She was having a girls’ day out. Like other women did. Like women whose children didn’t require special diets and structured routines and constant research into treatments and behavioral modification therapies.
Frances Metcalfe clings to the hope that life will be better now that her troubled son is accepted into Forrester Academy, but like all the elite places in the world, it too has it’s hierarchy and one that doesn’t easily forgive children who deviate from the norm. When her son Marcus gets back at a student for bullying him, it’s vile and ‘disturbing’ to the child’s mother and any chance of fitting in seems lost forever, once again they are outcasts. Frances may as well be back in school herself, unlike the wealthy parents she and her husband have modest means, a second mortgage on their house to afford their son’s tuition, anything to help him get a ‘clean slate’ and flourish as he begins middle school. Unlike her handsome, charming husband she is nothing like the other mother’s, not at 5 feet and carrying excess weight, she’s never going to fit in. With their disapproval, she is sinking further into depression. Her social anxiety is at an all time high and the other women aren’t even attempting to make it easy on her. Then salvation arrives, in the form of Kate Randolph.
Kate doesn’t worry so much what the other mother’s think, she is just as beautiful and wealthy as any of the mothers. She doesn’t need anyone’s approval, in fact she enjoys sparring with the other mothers, cutting them down to size which is exactly what she does to Alison Moss in support of her new friend. When Kate’s around, the weight of the world is lifted and why she accepts Frances in all her awkward glory is a mystery, even Kate’s son Charles is the opposite of Marcus, naturally loved by everyone and like a godsend when her son has a meltdown. Charles and Kate save the day, finally her son has someone at school who is in his corner. Nothing could warm her heart more, after years of therapy and struggle, it’s such a welcome site she could cry. For once, she has found support, a mother and son who don’t treat her son like a freak. Could life finally be turning around for the better?
The two form a deep bond, Kate pushing Frances to tap into her wild side. Not all of their fun is ‘harmless’. Kate’s daughter Daisy knows her mother has another side, that she has high expectations of her, Charles is the apple of her eye while Daisy feels unwanted. Daisy should have a perfect life, “Girls who looked like Daisy were instantly popular, no matter the defects in their personality.” So why is she so sad, and distant from her mother, whom she looks so much like? Moving around so much takes its toll, and teenaged Daisy is flirting with her own disaster. Both Kate and Frances have dark secrets, ones that makes it wise to keep one’s guard up but both are vulnerable with the other, the trouble is one of them is a cold-blooded murderer. Just whose secret is the most devastating?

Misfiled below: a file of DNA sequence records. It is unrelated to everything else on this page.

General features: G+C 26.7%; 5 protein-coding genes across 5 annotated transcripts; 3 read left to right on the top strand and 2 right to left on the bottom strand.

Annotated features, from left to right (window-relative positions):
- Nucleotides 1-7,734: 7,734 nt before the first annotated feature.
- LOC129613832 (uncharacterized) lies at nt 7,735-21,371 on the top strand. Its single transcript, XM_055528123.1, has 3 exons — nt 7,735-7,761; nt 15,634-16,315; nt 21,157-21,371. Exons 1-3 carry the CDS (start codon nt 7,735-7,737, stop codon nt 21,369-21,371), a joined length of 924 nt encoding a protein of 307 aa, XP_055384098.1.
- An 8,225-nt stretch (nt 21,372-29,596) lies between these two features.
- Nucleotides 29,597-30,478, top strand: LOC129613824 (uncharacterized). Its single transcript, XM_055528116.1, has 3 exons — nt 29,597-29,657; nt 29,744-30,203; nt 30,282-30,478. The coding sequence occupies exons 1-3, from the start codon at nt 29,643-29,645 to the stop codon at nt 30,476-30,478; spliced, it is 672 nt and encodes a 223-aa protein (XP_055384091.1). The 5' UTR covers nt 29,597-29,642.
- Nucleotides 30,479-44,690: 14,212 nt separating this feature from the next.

DJ is a character that wants justice, just a child when his sister was brutally murdered. Amber Kunik is at the heart of the tragedy, and he refuses to forget her. The novel has short chapters that reach into the past, the trial of Shane Nelson for her murder. The moment that changed the entire trajectory of Dj’s life.
Both women are hiding from something, or someone. Each are haunted by the transgressions of their youth that have cost other people everything. Someone is going to uncover their devastatingly shocking secrets, and neither family will be the same. The bonds of their friendship will be tested, just how much do they really know about each other?
This story was engaging and sad. Any mother can empathize with Frances and her struggles with her son. What mother doesn’t want their child to thrive, to be happy and have friendships. In any child with difficulties it’s the little things that make or break your heart, the slights and rejections are just as brutal an attack on a mother’s heart as the child’s. Lacking the confidence to stand up to the ‘in crowd’ (let’s face it, the popularity contest in school can be just as ridiculous in the adult world) who wouldn’t welcome the edgier Kate? Kate’s life is by no means perfect either, she has her own issues that Daisy has a knack for putting a spotlight on. Both women are deeply damaged in different ways. Dj breaks your heart, his story gets tangled in theirs and his own plans go wildly awry, and still it’s hard not to feel for him too. This book evoked both horror and sympathy.
Shocking, brutal and sad both women are guilty but which one can be forgiven? What will it cost the children when revenge comes to call?
Publication Date: July 10. 2018
Gallery, Threshold, Pocket Books